A scuba buoyancy control device (also called buoyancy compensator, stab jacket, stabilizer, BC, or BCD) is a diving equipment that gives you control underwater.
It contains an inflatable bladder that ensures positive buoyancy on the surface and neutral buoyancy in the water when needed. By adjusting the air volume in the bladder, you control this device while diving.
Basic parts of a scuba buoyancy control device
Though these devices may have different components depending on their design, some basic parts are standard in all buoyancy compensators.
- Low-pressure inflator & oral inflation system: Inflator is mated to the power button and serves to inflate the scuba buoyancy control device.
- Deflator mechanism: This allows you to release the air from the aforementioned bladder and deflate your BC by pressing the certain button.
- Adjustable band, strap, or buckle: It is mainly placed at the back of the stab jackets. These bands hold the tank in place and allow you to easily change your tank when needed.
- Quick valves (dump valve and overpressure relief valve): Thanks to these valves, you can breathe out while diving without using the deflator.
- Pockets: They allow you to carry accessories, instruments, decompression tables, diving reel, and other things important for you. In most models, the pockets are positioned at both sides of the buoyancy compensator.
In addition to these main components, some BCDs also contain a diving weighting system (which eradicates the need to wear the weight belts), textile casing, metal or plastic backplate, crotch strap, cummerbund, D-rings, hose retainers, emergency inflation cylinder, bungees, padding for comfort, and reflective band for better visibility.
Each BCD style has its advantages and disadvantages. Though some scuba buoyancy control devices are more suitable for a particular diving type, most of them can be used by beginners and the most experienced divers. These are the most common BCD styles:
- Jacket style: This is the most popular and the most common BCD style, especially when it comes to the recreational scuba diving. Jacket BCs are fitted over the chest and around the neck. These buoyancy compensators are mostly secured by straps between the legs and around the waist alike. Some stab jackets are specially designed for women.
- Back inflation style: The back inflation BCDs only contain a rear air bladder, which provides more space for the chest area. Those can easily lead you in a horizontal position underwater.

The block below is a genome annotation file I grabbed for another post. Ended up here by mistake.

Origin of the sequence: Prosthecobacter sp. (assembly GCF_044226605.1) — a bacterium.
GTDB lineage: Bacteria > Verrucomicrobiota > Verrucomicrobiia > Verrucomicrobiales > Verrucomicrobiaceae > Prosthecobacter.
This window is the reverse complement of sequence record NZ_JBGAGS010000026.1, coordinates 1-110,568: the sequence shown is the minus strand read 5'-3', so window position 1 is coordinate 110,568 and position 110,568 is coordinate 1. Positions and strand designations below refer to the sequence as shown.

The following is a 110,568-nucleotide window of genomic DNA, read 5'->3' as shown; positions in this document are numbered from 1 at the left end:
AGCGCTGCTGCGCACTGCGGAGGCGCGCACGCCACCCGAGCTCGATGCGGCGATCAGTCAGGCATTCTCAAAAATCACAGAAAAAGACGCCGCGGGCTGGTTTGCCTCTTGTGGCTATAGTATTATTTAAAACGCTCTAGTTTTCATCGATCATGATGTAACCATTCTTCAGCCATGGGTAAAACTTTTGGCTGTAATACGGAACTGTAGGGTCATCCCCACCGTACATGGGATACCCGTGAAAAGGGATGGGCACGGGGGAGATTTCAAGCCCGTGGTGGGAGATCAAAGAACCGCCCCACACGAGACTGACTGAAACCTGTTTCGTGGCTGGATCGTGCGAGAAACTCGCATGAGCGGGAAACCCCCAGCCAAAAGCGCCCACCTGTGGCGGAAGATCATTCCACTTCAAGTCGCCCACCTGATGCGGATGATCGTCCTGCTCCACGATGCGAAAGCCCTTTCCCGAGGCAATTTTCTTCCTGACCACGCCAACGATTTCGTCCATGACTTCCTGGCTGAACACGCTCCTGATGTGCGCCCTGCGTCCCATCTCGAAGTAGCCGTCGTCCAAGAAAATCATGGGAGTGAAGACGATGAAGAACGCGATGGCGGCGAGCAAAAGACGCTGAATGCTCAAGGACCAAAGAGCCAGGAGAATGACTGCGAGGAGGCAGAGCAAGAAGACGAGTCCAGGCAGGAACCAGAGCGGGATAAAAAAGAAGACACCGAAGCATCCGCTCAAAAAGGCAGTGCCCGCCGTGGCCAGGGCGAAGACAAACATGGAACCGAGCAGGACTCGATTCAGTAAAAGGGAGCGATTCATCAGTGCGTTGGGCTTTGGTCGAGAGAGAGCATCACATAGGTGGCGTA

- Wraparound BCDs: The wraparound bladders are popular among divers who want to maintain an upright position on the water surface.
- Hybrid BCDs: The hybrid air bladder style allows you to get a horizontal diving position and low front clutter. Aside from that, those BCs provide a more comfortable and relaxed vertical orientation either when you dive on the surface or kneel on the bottom.
- Sidemount BCDs: Sidemount systems combine a harness system with a back wing. In those buoyancy compensators, the tanks go on the sides under a diver’s arms. This way, you can avoid heavy double tanks on your back while diving. Sidemount style is particularly suitable for diving in tight areas like cave diving.
How to choose your scuba buoyancy control device
When choosing your BCD, take into account these tips:
- Pay attention to the size of a buoyancy compensator. Try out a few sizes and select one that fits you well. In order to get the snug fit, take into consideration whether you will wear a thick wetsuit or drysuit.
- Choose a BCD based on your gender. Women’s buoyancy compensator have shorter torso while men’s BCDs come with longer ones. That’s because men have longer backs than women.
- Also, you should consider which type of diving you are going to do. The jacket style BCDs are good for the recreational divers, especially for diving on the surface. Wraparound buoyancy compensators tend to push the divers forward into the upright position and are suitable for deep diving. Those with a side-mount system are perfect for cave diving.
- Bring your regulator with you to check out if it is compatible with the inflator hose.
Once you narrow down your choice, consider color, design, optional features as well as your personal preference, and choose a scuba buoyancy control device that suits you best.
Please, left a comment with your own experience or questions about purchasing/finding a BCDs.
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Very cool. Thanks for providing us with all the details we need when purchasing a BCD. I have never been diving but knowing these details would help forsure. I love how you offer insight on different styles and give us tips on how to choose the right one. Maybe I’ll go diving sometime soon now. Thanks for sharing!
Thanks for your comment Rob.
I only can say that you should try it. If you need to find a reason, just read the post I wrote about it 7 Reasons to become a scuba diver
Thank you for this overview of what a BCD is, I dive when I can and did know there were so many types and configurations.
I am thinking about buying my own BCD but the amount of options in the market is overwhelming. There are so many brands with different bells and whistles that I don’t even know where to start in my filtering and selection.
Could you make some recommendations as far as to which brand/model you would recommend for an amateur recreational diver?
Thanks for your comment.
At the moment I’m working in some reviews of BCDs. Soon will be published on this website.
However, as a quick reply to your question, I can say that the Mare Prime MRS is a good option.